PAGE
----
A Comprehensive Guide To Kanban Charts

by Nash V

In recent times, project management has become one of the most influential methodologies to increase productivity in a workplace. As businesses take on more and more projects, they have become aware of the need for the right approach to handle all tasks and issues that come with it.
Project management is a broad domain with multiple methods that serve a specific purpose. However, the ultimate goal is successful project completion, and these methods have proven to be highly beneficial.


Kanban Charts: An Overview

Kanban is a Japanese word that translates to 'visual signal' and was first developed by Taiichi Ohno, an engineer who worked at Toyota in the 1940s. When handling particular tasks, especially the more complex ones, it is easy to lose sight of them if they aren't tangible.

Kanban is an extremely helpful tool as it brings all the ideas and objectives onto a board. With the help of charts, cards, diagrams and other tracking methods, you can view your progress and identify any possible hiccups or risks.

Elements of a Kanban Chart

1. Columns

A Kanban chart typically breaks down a project into three main components: Requested Tasks, In-progress Tasks, and Completed Tasks. Together they make the overall workflow of the project, and the separation of these three into columns gives clarity on the status of each task.

2. Visual Cards

These cards represent each task, specifying the work to be done and what is needed to get it done. These can be colour coordinated as per priority, team, and more. These cards will also mention the deadline of the project. Having all the tasks on the board will ensure that the team never misses out on anything.

3. Work in Progress (WIP) Limits

When you limit the number of tasks under the WIP column, you can make sure that the team can only focus on what's important before taking up any new tasks. It also allows them to concentrate more on the tasks at hand rather than getting distracted by pending, future tasks.

Kanban Charts and How To Track Progress In Kanban

Here are some tools that can help one track the progress of their project with Kanban.

1. Cumulative Flow Diagram (CFD)

CFD is a graphical chart that measures the progress of tasks over time. On the graph, the vertical line shows the number of tasks in absolute value, and the horizontal line is the timeline. The graph helps us keep a check on whether we are finishing up tasks on time or not.

2. Cycle Time Scatterplot

Here, there are two things to keep in mind: cycle time and lead time. Cycle time is the time taken to complete an ongoing task, and lead time is the time between when a request has been put up till the day of delivery. It helps keep track of the progress and gauge which tasks will soon exit the workflow.

3. Ageing WIP Chart

Unlike the cycle time scatterplot, the ageing WIP chart gives you an overall understanding of the progress of all the tasks in the project. You can check whether tasks are piling up or not. You can check the pace percentile of the task and find out how much time it takes for tasks advanced in a workflow.

4. Distribution Chart

These are pie charts that you can use to visualise tasks per a unit of measure of your choice, say, size or submission deadline. It is a daily easier tool to understand and gives you an overall idea of what tasks are present on the Kanban chart.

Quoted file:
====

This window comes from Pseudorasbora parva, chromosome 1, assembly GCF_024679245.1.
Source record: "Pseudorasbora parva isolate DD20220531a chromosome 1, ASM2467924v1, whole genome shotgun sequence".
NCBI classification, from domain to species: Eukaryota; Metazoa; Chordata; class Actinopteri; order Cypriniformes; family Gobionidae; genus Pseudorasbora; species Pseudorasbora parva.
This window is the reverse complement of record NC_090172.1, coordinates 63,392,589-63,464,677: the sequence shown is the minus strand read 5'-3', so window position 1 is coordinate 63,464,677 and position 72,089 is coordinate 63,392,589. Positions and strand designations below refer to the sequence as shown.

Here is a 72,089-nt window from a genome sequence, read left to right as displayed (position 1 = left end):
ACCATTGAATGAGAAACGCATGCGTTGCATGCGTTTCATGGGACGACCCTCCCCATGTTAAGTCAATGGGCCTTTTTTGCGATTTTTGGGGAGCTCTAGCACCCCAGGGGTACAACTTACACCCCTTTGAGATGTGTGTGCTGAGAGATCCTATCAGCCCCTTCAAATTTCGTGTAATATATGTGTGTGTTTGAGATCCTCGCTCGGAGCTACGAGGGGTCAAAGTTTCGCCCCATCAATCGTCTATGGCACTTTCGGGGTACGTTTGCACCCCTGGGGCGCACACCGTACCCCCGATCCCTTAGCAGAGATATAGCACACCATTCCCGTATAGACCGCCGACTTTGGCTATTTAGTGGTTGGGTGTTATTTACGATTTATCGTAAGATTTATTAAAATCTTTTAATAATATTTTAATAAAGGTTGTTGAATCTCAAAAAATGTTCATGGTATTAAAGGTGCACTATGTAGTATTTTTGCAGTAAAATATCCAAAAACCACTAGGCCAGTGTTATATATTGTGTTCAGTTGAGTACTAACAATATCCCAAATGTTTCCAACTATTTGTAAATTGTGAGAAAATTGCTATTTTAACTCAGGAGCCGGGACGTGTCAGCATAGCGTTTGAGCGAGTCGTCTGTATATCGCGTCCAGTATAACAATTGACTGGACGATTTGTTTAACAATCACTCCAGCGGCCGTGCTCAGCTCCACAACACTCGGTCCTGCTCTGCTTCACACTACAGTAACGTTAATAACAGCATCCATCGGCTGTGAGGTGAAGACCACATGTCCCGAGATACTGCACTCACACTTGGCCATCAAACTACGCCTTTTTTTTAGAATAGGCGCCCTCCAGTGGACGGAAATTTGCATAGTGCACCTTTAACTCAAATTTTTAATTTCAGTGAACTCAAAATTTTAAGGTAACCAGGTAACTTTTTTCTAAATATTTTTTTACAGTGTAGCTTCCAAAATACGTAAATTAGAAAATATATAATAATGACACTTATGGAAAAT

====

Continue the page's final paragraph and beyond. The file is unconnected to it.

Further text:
5. Block Resolution Chart

This chart shows how much time it takes to resolve a blocked task. Furthermore, if you hover over the column, you can see the reason behind the delay.

6. Kanban Timeline

Being more than a tool than a chart, the Kanban timeline helps understand how all the tasks, no matter how small or big, are progressing over a period of time. This allows constant reporting or tasks and keeps you alert at all times.

Kanban Charts

Track Progress with Kanban Charts: Benefits

There are numerous benefits to tracking your project's progress using Kanban boards.

1. It Increases Efficiency

With tangible visualisation, there is clear communication about the tasks and everything that needs to be done. There is no need to go back and forth with various team members or leaders for clarity on the task list. With the help of Kanban, every single member of the team will be on the same page.

2. It Brings Flexibility

Kanban allows team members to be flexible with their tasks. They can take up tasks they think need the most attention, and with a WIP limit, they are not pressured to tackle all tasks simultaneously. Working on well-defined tasks one at a time prevents the confusion and stress caused by undefined or loosely defined tasks.

3. Downtime is Reduced

With such a balanced form of work model, the team is able to effectively work on tasks and deliver on time. Kanban is proven to improve the quality of workflow, which makes project turnover time quicker. The Kanban model is especially useful to simplify elaborate, time-sensitive projects and make them appear less intimidating.

Wrapping It Up

The project management approach has a lot to offer, with concepts like Kanban taking centre stage as one of the most useful methods for improving project workflow. If you're a project manager, take the time to understand Kanban and educate your team about the same. Use it in a handful of company projects and assess how well it works for individuals and teams. You can fine-tune your approach based on their input, progress, and the final outcome of the project. Let Kanban become a strong asset for your enterprise and fulfil all your tasks in time, and watch all your projects become a total success.


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